A friend sent me this article from Christianity Today recently. It was stimulating, so I was thankful. A problem with it is that it’s written for a periodical that, by and large, is read by boomers (at least none of my friends really read it). The author talking to an audience, boomers, that it presumes are still there. So are they? So what’s really going on? Is the author trying to start a generation war? Are boomers blaming millennials again?
First of all, her claim that boomers are marginalized is a joke. My friend Aaron noted that boomers are the most powerful and wealthiest generation of all time, and incredibly influential voting bloc. Calling them marginalized by the institutions they run–since 60 percent of pastors are boomers and, moreover, they are the only generation that hasn’t declined in seminary enrollment–is ridiculous.
Statistics can be manipulated in lots of ways to make whatever point we like. They are crafted to tell a story, naturally. And Barna’s studies have problems, of course. The example is this Pew Research study, which shows that that Americans who do not identify with any religion is on the rise, and particularly among millennials. The church might be failing everyone altogether–losing boomers and never including millennial to begin with. I think the author points out why here:
Once they’d cycled through years of running or supporting the church programs created for their children, planned and attended women’s events, and perhaps had even moved into mentoring a younger woman or two, a number of midlife women told me they felt there were few meaningful opportunities for growth and service in their congregations. One respondent put it this way: “I’m tired of same programs year after year. I want deeper relationships with fewer people, more spiritual exercises like prayer and meditation than the canned studies my church offered.”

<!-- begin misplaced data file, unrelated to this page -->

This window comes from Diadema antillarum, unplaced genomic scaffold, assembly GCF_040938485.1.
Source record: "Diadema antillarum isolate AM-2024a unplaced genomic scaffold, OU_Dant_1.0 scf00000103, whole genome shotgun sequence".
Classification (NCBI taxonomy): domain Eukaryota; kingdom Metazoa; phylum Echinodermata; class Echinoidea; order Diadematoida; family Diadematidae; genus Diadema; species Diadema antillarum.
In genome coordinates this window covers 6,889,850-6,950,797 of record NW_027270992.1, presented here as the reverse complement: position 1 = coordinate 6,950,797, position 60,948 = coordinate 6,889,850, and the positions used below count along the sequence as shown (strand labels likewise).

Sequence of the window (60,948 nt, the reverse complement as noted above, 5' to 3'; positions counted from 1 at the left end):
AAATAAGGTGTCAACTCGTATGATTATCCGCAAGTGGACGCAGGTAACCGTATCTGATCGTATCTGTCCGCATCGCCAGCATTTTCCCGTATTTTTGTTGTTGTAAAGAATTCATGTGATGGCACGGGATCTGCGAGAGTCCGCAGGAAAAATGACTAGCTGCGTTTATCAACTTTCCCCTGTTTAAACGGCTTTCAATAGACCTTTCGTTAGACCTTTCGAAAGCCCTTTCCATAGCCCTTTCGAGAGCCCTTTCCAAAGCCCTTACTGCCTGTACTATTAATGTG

I agree with her. I can totally see why a boring, repetitive, unoriginal church can be unattractive. In fact, I’ve left churches like that. Most millennial don’t even show up because they can smell the crap from a mile away.
Churches need to be real, and get rid of all of their institutional, impersonal programs (like what Frank Viola says), not just the repetitive ones. I prefer a cell-based church (as you know). And in my circle of ten, we have deep relationships, prayer, and meditation (not to mention stimulating Bible application and generally good vibes). Ideally and often our cells are committed to a mission and that’s what makes us work–we want to include people into what God is doing among us.
We have to get rid of the entitlement that the church is supposed to solve our problems and make us feel good. If we keep burying any group of people and blaming them or the people that cater to them for our problems, we are entitled jerks, to be frank. If we are looking for the church to feed us, we might starve to death.
First of all, Jesus is our Savior–He is our ultimate sanctification. If we lose that, then we’re done anyway. Second of all, we are the church. If the church becomes something that’s suppose to entertain us and sedate us, then just watch Netflix–there are much better shows for entertainment then there are worship services. The church needs to be more than just fun for us though. More than just a dog-and-pony show. It needs to be our life, it needs to be our vocation, our purpose!
We all have a place in the body, and we need to be working on a community that disciples others. We need to help people become long-term, real Christians. Those who find their purpose in building the church, not just to reacting to how it isn’t satisfying us. I want to include everyone in what we’re doing, that’s for sure, but I am committed to make a new generation of the church, because as of late, the same, old program-y church is killing me. We need to be forming a real community around the person of Jesus Christ and a mission for His sake. It’s not just about consumption and satisfaction–it’s about the main job of the church.
If we lose site of the Great Commission, we’re dead. If the Great Commission is no longer a meaningful opportunity for growth and service then what are we doing? If Christians of all ages can’t evangelize and don’t make it elemental to their existence, but can only complain about not being catered to, then we’re way dead.